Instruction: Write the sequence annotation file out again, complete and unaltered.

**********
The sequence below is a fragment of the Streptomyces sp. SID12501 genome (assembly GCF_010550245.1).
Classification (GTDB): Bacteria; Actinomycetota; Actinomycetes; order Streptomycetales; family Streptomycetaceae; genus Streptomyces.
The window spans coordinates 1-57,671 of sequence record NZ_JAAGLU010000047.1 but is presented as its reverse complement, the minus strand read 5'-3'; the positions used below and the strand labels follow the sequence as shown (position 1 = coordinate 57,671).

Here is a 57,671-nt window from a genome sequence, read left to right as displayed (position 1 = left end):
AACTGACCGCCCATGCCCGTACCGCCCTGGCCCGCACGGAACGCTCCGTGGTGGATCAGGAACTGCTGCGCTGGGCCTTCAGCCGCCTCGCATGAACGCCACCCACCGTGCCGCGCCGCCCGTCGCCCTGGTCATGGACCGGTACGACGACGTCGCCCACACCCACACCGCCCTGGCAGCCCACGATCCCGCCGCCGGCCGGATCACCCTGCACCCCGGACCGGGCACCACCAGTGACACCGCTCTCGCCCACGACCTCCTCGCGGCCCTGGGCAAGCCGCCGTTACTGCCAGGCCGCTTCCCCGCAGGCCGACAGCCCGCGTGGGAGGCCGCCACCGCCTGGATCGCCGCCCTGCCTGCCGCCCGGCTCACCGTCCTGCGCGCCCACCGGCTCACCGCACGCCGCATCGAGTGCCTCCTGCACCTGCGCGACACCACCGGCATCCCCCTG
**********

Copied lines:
The sequence below is a fragment of the Streptomyces sp. SID12501 genome (assembly GCF_010550245.1).
Classification (GTDB): Bacteria; Actinomycetota; Actinomycetes; order Streptomycetales; family Streptomycetaceae; genus Streptomyces.
The window spans coordinates 1-57,671 of sequence record NZ_JAAGLU010000047.1 but is presented as its reverse complement, the minus strand read 5'-3'; the positions used below and the strand labels follow the sequence as shown (position 1 = coordinate 57,671).

Here is a 57,671-nt window from a genome sequence, read left to right as displayed (position 1 = left end):
AACTGACCGCCCATGCCCGTACCGCCCTGGCCCGCACGGAACGCTCCGTGGTGGATCAGGAACTGCTGCGCTGGGCCTTCAGCCGCCTCGCATGAACGCCACCCACCGTGCCGCGCCGCCCGTCGCCCTGGTCATGGACCGGTACGACGACGTCGCCCACACCCACACCGCCCTGGCAGCCCACGATCCCGCCGCCGGCCGGATCACCCTGCACCCCGGACCGGGCACCACCAGTGACACCGCTCTCGCCCACGACCTCCTCGCGGCCCTGGGCAAGCCGCCGTTACTGCCAGGCCGCTTCCCCGCAGGCCGACAGCCCGCGTGGGAGGCCGCCACCGCCTGGATCGCCGCCCTGCCTGCCGCCCGGCTCACCGTCCTGCGCGCCCACCGGCTCACCGCACGCCGCATCGAGTGCCTCCTGCACCTGCGCGACACCACCGGCATCCCCCTG